Blood oozed from the Yamabushi’s battered feet. My smoke filled test of endurance that morning suddenly paled in comparison. The wild eyed, white haired mountain ascetic, clothed in his white robes, conch shell strapped to his side, chatted with hikers outside the religious precinct at the top of the Ishizuchi-san Ropeway. His single pegged gettas, wooden thong-like footwear, were spattered in blood. Where he’d come from or where he was going with his balancing act, I had no idea but he was chatting to his audience quite calmly, despite the desperate condition of his feet. “Yeah every morning before breakfast I clamber over a dozen miles of broken ground, snap a few toes and peel back a nail here and there, just for the heck of it. Why don’t you try it? It’ll do yous all the power of good,” he was probably saying. I should have taken a photo but at the time I felt it was a little intrusive.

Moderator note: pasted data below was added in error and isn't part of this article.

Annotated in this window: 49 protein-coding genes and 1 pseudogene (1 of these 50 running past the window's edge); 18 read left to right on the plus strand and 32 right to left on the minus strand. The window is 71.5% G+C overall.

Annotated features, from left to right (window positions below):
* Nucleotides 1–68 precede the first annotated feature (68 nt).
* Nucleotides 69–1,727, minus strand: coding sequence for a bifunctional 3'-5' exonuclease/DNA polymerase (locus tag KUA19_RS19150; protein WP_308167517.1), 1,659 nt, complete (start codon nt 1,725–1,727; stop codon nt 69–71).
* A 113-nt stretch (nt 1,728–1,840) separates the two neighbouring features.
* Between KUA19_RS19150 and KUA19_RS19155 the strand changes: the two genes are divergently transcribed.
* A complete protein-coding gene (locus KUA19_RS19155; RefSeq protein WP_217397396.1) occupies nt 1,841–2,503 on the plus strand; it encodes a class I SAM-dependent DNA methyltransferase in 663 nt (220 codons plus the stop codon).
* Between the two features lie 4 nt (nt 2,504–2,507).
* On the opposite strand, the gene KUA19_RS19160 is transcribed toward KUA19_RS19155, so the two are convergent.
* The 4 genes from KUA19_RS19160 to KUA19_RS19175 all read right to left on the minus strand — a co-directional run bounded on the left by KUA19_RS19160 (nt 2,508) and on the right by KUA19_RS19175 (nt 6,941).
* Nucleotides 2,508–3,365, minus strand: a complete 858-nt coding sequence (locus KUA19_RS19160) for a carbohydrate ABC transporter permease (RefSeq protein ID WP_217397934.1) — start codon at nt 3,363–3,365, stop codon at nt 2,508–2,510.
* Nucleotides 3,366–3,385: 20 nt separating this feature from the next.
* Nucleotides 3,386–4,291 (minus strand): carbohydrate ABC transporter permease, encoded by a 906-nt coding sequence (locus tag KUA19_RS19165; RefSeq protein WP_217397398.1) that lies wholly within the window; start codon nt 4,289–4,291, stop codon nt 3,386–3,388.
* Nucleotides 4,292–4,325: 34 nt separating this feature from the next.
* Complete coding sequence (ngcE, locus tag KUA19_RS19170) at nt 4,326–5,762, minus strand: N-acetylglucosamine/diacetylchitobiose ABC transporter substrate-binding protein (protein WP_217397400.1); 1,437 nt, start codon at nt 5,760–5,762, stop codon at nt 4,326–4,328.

ishizuchi 8

I took to the sun drenched woods, sporting my first bit of unblemished genkiness in weeks and scrambled up the heavy chains draped over the rock walls of Ishizuchi up to the shrine and hut on Misen. There, I took in the view across to the slender summit spine of Ishizuchi-san, one of the Hyakumeizan’s most dramatic scenes. Some hikers scrambled amongst the scatty, stunted timber on the peak’s western flank and I soon left a small but gathering crowd at the hut and joined in their pursuit.  It was a short scramble to the summit where I stood and put the entirety of Western Japan beneath my feet. Shikoku was conquered in a mere two days.


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